DW Top 100 design groups

While Cambridge Consultants moves up from fourth place last year to top this year’s chart, there are significant changes from previous years, with more than 25 per cent of the listing made up of new entries

ON the face of it, design fee income is down for our Top 100 consultancies this year, from the 361m reported in our 1996 trawl to 275m. Similarly, turnover appears to have dropped remarkably from 744m to 397m. But this doesn’t mean that business is failing. On the contrary, both fee income and efficiency (based on the level of fees per staff member) are up some 19 per cent on last year’s survey figures and confidence about the future remains as high as last year. It is just that we have refined the entry criteria for groups in the Top 100 chart opposite, basing it on design fees earned by consultancies’ UK offices and not including fees generated by overseas offices.

The ten biggest international concerns have their total earnings recorded in a separate listing on page 53 and a couple of the supergroups appearing there – notably Landor and Imagination – have opted not to take part in the main chart. When you consider that Landor topped the 1996 chart with fee income of 32m and that fees of 12.72m on turnover of 39.09m put Imagination in fifth position last year, you start to see where the differences lie – and why there have been a few shifts in position by those consultancies that have taken part.

Take Fitch’s Anglo-American business, which reported total fee income of just over 12m in last year’s survey and stood in sixth place. This year its UK fee income of 4.7m puts it in tenth place in the Top 100 chart, though it ranks seventh as a global business.

More telling is the progress groups in the Top 100 made last year in building their business. This year’s chart-topper, the massive Cambridge Consultants, for example, far exceeded the 15 per cent growth it projected last year, recording a 35 per cent rise in design fees from 15m in 1995 to 20.3m last year. Similarly, identity specialist Wolff Olins rises to third place, notching up a 23 per cent rise in fees from 7.18m in 1995 to 8.83m last year when it forecast only an 11 per cent increase in the 1996 survey.

On the interiors front, the highest ranking group, BDG/McColl (8), reports design fees up almost 11 per cent, from 5.5m last year to 6.1m this – a very good sign that health is returning to the property world at last.

Interestingly, though, product design has remained fairly static over the past 12 months. If you look at PSD Associates (65) and Seymour Powell (joint 67), for example, you’ll find that they have maintained the fee levels of around 1.5m apiece they reported last year.

Seymour Powell anticipated this year’s figures, forecasting no major change in its circumstances, but PSD predicted a bullish 30 per cent growth during 1996. It will be interesting to see how it fares with its projection of 20 per cent growth by the end of this year.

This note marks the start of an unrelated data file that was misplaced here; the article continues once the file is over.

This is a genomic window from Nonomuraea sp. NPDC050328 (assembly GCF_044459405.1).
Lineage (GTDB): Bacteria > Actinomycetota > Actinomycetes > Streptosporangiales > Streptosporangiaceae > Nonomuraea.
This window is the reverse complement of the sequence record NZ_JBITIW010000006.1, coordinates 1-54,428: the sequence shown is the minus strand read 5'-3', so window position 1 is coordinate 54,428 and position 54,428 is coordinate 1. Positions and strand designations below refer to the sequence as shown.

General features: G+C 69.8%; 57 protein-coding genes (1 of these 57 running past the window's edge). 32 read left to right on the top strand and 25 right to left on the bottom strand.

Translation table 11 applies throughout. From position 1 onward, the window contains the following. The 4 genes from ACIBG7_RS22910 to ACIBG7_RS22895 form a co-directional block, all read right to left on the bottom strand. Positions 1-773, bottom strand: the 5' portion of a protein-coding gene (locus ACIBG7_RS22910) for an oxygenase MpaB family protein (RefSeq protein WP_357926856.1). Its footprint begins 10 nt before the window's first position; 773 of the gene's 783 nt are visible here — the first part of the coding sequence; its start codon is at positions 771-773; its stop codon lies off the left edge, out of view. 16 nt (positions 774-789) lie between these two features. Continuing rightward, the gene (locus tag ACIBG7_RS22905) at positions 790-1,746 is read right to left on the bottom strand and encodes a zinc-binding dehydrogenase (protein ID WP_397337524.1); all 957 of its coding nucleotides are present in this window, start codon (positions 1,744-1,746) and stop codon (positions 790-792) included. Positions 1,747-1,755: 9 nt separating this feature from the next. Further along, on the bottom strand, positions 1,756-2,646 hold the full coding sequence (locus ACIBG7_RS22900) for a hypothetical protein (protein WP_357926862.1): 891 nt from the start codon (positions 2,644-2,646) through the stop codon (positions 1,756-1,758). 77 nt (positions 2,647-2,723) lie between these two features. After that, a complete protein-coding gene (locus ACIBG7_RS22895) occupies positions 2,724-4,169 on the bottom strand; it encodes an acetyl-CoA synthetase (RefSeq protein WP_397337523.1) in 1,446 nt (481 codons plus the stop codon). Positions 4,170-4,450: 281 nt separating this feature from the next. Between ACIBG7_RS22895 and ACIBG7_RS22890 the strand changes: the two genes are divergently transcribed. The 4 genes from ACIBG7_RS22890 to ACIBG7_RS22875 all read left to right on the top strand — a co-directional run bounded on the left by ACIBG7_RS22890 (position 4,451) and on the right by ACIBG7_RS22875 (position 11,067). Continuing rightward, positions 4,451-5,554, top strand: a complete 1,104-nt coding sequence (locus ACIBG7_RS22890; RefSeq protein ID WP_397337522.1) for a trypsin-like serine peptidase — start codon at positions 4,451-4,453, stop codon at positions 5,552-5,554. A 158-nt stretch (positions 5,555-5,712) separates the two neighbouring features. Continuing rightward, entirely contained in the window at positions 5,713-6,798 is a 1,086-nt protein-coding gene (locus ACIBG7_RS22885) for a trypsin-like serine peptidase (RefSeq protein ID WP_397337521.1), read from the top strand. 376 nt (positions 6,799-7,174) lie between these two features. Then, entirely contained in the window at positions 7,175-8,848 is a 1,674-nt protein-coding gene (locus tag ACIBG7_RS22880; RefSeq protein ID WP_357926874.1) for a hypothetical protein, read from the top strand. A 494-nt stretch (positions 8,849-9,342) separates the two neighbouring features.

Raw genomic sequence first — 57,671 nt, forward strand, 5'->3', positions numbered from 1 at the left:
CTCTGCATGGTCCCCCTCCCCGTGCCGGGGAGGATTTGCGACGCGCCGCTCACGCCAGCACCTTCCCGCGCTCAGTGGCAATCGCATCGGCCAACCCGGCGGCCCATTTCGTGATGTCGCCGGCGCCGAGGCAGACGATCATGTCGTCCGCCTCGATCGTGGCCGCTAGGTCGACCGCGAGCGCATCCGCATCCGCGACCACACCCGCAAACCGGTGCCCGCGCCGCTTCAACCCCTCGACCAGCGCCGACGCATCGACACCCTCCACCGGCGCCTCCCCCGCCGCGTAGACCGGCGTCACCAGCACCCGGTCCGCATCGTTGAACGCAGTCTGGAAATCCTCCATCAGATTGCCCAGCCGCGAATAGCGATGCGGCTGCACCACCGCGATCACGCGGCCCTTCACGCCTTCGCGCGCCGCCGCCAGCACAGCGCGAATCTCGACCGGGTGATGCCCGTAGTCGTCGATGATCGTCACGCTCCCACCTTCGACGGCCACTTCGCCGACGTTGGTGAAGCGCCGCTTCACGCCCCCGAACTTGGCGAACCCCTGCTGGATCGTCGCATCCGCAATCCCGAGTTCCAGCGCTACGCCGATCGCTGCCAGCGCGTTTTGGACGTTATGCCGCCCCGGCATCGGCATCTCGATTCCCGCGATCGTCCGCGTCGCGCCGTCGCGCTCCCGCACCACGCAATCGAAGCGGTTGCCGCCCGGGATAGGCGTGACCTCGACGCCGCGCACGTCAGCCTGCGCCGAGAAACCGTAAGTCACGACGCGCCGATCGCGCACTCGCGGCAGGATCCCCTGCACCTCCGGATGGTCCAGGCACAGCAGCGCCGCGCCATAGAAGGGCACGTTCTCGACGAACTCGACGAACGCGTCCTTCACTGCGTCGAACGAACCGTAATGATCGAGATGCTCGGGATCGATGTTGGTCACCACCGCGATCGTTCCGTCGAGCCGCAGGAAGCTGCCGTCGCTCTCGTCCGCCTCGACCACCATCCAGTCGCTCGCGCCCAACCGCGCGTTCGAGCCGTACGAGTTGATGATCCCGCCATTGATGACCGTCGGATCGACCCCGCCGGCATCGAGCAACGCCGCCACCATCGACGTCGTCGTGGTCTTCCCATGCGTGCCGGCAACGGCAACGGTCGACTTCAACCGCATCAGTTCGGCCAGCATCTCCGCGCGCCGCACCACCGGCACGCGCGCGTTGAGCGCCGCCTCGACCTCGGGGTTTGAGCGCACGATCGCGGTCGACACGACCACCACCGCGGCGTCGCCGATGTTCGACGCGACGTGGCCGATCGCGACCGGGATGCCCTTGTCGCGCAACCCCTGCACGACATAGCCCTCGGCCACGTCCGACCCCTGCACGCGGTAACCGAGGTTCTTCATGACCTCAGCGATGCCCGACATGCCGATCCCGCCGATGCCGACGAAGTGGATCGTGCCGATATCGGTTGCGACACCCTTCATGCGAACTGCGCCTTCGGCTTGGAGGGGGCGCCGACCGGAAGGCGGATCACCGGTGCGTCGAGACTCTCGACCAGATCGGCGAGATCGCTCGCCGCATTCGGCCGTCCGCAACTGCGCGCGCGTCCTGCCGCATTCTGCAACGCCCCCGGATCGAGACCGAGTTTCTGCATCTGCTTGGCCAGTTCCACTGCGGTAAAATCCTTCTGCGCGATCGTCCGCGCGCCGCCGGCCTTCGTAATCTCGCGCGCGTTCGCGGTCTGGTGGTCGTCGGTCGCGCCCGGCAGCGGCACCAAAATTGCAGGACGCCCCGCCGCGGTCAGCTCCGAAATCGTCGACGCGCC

In branding, major players such as Coley Porter Bell (5), Design Bridge (joint 6) and PI Design International (17) continue to grow apace, all improving slightly on 1995 fees of 6m, 5.89m and 3.51m respectively.

On staffing, design teams are bigger overall – an encouraging sign to designers on the lookout for work. The groups in last year’s Top 100 charts employed 3062 designers out of 6384 total staff. This year the 100 employ slightly fewer people, the total of 5724 being reduced significantly by the exclusion of Landor and Imagination, which last year reported payrolls of 329 and 266 respectively, and show global staff of 465 and 219 on this year’s international chart (page 53). But the proportion of designers is higher – 4027 even without Landor and Imagination’s complement.

The highest new entrant is WPP’s global identity network, Enterprise Identity Group, weighing in at second place with 15m in fees generated by its London office. That group, in fact, comprises the identity side of Sampson Tyrrell Enterprise’s business, alongside WPP stablemates Anspach Grossman Enterprise, SBG Partners, Artistry and O&M Identity. The group is born of WPP boss Martin Sorrell’s vision which identified a market for a global identity business.

As you scan down the charts, you find Sampson Tyrrell Corporate Marketing (joint 56) with its own entry and 12 staff generating a respectable 1.8m in design fees. This is the non-identity side of the London business, concentrating on annual reports, financial literature, corporate brochures and multimedia.

The other biggish newcomer is Rodney Fitch Design Consultants, in at 53 with fees of 1.88m. It is the first time the multidisciplinary consultancy, set up two years ago by Rodney Fitch with substantial backing from Richard Branson’s Virgin Group, has responded to the survey, so we cannot chart its development. But it is reported to have a heavy workload from non-Virgin companies, notably in the Far East, where it is planning to set up offices (DW 21 February).

Rodney Fitch Design Consultants’ new stablemate, branding consultancy Wickens Tutt Southgate (joint 34), dropped eight staff and 500 000 in fees last year compared with 1995. It is looking to stabilise this year.

Though propping up the chart, graphics group Roundel Design (100) is by far the most optimistic consultancy this year, predicting 70 per cent growth in its business. But apart from a handful of others – notably new company e-fact (joint 27), retail specialist 20/20 Design Consultants (45), Lloyd Ferguson Hawkins (60), Graphique (61), Blue Marlin (76) and Gyrographic Communications (99) – most groups are looking to increases of 10 or 20 per cent. No mean feat. With a boost in efficiency this year, we can be more confident than in previous years that those targets will be met as design starts to mature as an industry.

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